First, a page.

Tuesday, April 05, 2016

Negative commands and choice of tense

When choosing the present stem [in a negative command], the speaker apparently wants the hearer to understand that he does not agree with the nature and the content of the action that latter is performing, for by this choice he makes it clear that he sees a connection between the action and the prohibition. Secondly, in many cases he gives the hearer to understand that he is to start “not-performing” this action immediately, i.e., that he has to stop performing it at once. By means of the aorist stem, he tells the hearer only that he does not permit a certain event to take place, that the latter is not allowed to perform a certain action. It does not make any difference whether at that moment the action is going on or not, as the speaker does not pay any attention to that.—The Greek Imperative, page 42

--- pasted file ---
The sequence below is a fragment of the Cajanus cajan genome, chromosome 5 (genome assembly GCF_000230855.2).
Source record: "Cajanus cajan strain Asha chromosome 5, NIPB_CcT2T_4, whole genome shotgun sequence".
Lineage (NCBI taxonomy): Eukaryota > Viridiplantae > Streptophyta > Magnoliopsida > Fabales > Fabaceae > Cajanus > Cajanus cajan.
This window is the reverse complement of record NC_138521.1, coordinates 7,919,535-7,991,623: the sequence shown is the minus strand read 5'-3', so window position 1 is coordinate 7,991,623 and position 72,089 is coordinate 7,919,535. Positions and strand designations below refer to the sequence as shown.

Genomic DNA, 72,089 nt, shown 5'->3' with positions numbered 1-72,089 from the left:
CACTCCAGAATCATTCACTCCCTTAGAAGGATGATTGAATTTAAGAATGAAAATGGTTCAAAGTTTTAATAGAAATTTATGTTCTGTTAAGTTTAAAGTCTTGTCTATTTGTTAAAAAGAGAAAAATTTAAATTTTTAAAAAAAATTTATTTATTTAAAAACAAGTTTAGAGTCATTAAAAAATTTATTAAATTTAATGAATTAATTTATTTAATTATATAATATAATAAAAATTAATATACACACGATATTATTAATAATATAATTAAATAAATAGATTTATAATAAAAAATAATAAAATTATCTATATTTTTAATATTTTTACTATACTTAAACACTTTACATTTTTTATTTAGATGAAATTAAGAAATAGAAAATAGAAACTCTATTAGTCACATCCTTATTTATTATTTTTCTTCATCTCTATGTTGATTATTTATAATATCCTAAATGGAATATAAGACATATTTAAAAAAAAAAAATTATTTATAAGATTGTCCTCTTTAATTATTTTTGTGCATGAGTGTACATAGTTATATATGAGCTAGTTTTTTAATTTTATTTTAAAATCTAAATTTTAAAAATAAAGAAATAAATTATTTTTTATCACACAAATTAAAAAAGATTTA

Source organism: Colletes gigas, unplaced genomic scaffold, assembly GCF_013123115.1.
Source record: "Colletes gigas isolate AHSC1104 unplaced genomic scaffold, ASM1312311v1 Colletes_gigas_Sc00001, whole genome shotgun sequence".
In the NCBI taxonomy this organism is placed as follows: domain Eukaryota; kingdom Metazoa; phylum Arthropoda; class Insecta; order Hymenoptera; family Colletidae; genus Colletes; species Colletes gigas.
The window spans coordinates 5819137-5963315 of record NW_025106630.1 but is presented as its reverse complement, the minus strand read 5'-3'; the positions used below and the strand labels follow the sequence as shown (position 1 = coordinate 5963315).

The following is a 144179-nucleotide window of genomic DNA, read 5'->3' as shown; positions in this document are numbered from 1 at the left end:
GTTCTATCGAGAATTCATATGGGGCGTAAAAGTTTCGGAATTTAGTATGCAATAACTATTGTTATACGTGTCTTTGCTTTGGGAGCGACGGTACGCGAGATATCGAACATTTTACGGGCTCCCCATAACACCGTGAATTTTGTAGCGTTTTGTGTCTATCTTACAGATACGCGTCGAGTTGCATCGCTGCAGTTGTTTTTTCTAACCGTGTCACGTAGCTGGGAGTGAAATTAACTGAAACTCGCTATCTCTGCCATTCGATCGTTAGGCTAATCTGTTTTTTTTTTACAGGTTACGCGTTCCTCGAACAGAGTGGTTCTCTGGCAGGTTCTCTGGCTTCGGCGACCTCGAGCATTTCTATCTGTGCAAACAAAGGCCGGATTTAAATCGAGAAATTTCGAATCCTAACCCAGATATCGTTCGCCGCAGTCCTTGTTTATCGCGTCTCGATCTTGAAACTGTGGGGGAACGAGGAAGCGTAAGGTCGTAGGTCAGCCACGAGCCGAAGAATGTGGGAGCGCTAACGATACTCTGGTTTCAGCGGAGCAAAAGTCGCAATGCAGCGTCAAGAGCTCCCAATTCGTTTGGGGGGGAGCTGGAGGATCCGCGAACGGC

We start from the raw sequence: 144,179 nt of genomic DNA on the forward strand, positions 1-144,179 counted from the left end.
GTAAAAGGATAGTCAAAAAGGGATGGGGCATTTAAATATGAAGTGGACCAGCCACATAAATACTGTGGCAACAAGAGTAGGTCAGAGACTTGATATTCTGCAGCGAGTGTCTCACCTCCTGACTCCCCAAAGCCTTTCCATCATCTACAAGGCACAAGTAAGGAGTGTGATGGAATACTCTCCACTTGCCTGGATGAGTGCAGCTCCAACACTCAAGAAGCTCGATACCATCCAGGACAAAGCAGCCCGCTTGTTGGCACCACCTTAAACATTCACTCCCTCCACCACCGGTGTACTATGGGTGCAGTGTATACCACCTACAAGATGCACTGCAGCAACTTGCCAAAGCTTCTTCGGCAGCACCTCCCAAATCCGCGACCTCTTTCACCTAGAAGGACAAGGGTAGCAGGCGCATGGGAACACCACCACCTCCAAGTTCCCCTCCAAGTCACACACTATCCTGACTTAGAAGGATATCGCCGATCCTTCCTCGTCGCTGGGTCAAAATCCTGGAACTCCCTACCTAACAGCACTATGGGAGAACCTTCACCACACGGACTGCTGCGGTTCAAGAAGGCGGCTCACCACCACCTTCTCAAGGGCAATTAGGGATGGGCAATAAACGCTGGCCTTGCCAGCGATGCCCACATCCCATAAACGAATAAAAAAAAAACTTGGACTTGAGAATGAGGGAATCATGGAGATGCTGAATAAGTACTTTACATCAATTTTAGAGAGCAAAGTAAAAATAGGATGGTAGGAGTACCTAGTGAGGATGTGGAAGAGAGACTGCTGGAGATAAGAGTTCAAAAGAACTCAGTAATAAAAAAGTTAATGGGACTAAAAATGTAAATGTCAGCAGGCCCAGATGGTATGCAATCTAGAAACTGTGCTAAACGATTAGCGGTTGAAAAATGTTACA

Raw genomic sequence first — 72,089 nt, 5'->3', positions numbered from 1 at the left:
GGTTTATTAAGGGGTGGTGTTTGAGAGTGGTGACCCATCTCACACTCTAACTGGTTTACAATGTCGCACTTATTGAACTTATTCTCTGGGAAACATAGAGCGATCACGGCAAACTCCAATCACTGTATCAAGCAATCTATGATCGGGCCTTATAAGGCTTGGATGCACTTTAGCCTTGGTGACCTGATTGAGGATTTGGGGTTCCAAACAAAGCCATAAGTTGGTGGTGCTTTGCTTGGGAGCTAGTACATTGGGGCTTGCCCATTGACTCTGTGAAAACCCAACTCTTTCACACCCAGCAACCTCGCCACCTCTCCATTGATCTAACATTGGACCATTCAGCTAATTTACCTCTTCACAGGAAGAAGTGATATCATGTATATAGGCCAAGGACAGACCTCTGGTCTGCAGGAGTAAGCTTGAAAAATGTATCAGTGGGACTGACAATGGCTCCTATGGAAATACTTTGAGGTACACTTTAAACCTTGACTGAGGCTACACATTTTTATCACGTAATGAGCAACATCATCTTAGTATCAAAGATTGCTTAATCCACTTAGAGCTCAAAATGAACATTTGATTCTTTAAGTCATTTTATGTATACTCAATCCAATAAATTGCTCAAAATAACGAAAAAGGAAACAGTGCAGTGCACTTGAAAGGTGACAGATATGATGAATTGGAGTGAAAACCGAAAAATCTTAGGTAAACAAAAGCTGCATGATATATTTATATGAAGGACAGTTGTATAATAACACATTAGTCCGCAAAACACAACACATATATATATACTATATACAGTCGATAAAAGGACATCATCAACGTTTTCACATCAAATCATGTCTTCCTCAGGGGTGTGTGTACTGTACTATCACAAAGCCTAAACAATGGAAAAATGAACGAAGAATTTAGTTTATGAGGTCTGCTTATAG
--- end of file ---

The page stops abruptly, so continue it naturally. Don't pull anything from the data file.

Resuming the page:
<idle musing>
About that post title: Yes, yes, I know. It isn't tense, it's aspect. But every now and then I drop back into traditional labels. What can I say? It got your attention, didn't it? : )

OK, we've got that taken care of, so what about the contents of the post itself? Bakker is in the process of making the case that the choice of stem in Classical Greek depends strictly on the perspective of the speaker. He will go on to argue that this has changed as Greek evolved, to the point that in Modern Greek, the present imperative has virtually disappeared. The present tense is used only when both sides agree on the reality of the situation. (Snide remark: then it certainly would never be used in the U.S. today! We can't agree on anything—not even on whether we agree or disagree!)

The question becomes, how far along that continuum in Koine? Ah, that's the rub—especially with translational Greek such as that found in the LXX. That, of course, is the substance of many articles and dissertations : )
</idle musing>

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